Lewis Hopkin (1708-71)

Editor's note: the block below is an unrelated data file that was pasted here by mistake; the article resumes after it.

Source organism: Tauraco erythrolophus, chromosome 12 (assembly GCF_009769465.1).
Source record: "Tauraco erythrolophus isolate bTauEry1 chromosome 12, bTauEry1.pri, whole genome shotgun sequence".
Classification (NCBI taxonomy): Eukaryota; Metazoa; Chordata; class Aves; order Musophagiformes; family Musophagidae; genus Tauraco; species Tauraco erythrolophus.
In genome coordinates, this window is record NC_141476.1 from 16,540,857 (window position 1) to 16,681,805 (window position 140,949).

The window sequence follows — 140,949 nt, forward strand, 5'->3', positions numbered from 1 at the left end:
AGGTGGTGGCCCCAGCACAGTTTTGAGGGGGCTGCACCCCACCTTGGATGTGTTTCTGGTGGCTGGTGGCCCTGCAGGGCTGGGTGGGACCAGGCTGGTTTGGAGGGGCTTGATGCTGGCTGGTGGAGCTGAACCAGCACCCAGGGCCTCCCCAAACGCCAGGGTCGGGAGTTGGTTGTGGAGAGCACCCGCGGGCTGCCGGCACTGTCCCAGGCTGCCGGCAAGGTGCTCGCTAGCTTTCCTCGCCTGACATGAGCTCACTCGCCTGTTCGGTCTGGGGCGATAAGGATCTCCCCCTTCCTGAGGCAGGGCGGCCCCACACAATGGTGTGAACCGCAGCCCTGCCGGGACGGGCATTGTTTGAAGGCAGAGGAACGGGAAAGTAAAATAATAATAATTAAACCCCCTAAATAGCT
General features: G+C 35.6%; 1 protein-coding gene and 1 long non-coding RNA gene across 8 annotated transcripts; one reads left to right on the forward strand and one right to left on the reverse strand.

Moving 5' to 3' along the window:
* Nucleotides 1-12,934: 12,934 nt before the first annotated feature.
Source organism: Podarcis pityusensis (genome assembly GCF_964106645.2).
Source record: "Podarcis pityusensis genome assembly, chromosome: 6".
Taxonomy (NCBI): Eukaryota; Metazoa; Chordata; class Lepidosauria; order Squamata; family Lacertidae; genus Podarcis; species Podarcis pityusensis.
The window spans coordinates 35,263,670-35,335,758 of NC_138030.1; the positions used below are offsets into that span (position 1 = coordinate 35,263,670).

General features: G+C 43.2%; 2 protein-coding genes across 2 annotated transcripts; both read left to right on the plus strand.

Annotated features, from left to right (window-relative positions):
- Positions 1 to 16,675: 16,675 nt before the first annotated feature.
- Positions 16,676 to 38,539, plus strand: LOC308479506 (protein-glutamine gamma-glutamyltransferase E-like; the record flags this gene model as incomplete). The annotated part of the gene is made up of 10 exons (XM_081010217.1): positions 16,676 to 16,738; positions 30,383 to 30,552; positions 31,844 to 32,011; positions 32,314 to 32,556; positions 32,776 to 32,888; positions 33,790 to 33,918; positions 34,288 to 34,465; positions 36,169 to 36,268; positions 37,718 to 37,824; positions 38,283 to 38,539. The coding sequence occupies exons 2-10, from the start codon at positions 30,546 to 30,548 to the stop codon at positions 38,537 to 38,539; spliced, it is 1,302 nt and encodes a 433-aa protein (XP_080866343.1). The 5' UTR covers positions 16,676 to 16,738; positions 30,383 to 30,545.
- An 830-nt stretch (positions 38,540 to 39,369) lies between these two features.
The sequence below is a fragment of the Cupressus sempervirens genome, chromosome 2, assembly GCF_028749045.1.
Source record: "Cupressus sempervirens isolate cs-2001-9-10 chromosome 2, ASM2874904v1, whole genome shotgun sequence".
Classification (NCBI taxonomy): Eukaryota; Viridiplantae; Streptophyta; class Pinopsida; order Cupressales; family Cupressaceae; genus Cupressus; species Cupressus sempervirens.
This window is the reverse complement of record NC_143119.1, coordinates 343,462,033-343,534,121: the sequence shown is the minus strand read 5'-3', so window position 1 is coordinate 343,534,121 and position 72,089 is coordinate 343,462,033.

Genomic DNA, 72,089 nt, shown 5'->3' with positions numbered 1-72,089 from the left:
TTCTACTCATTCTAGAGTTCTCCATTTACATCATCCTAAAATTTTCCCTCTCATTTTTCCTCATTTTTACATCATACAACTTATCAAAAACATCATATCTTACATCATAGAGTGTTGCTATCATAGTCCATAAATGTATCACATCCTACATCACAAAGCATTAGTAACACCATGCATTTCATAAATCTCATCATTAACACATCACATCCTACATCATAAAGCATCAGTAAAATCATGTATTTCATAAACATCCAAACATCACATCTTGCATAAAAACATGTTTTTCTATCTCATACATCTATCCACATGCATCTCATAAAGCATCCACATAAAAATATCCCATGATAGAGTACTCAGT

Lewis Hopkin, Hendre Ifan Goch, Glamorgan was a carpenter and a glazier. He was also a poet and a prominent member of the poetic circle called the Grammarians which met in the uplands of Glamorgan. A selection of his poetry, Y Fêl Gafod (1813), was published posthumously, and although it is not first rate it nonetheless bears witness to his commitment to maintain the tradition of strict-metre poetry in Glamorgan. Edward Evan and Iolo Morganwg were among his poetic students. Iolo published an elegy to his poetic master, Dagrau yr Awen (1772), and also describes him as an influential figure in some of his biographical writings and drafts [NLW 21387E, no. 10]. However, Iolo did not transform Lewis Hopkin into an important druidic figure in bardism, as he did with John Bradford and Edward Evan. Lewis Hopkin and John Bradford were men of broad literary and cultural horizons: Iolo refers to their interest in Latin and French literature, and to the fact that they were conversant with English literature and the principles of contemporary English literary criticism. Iolo drew on their learning and culture in his personal quarrel against the men of north Wales, contrasting the wide horizons of these learned men of Glamorgan with the allegedly parochial horizons of their peers in north Wales.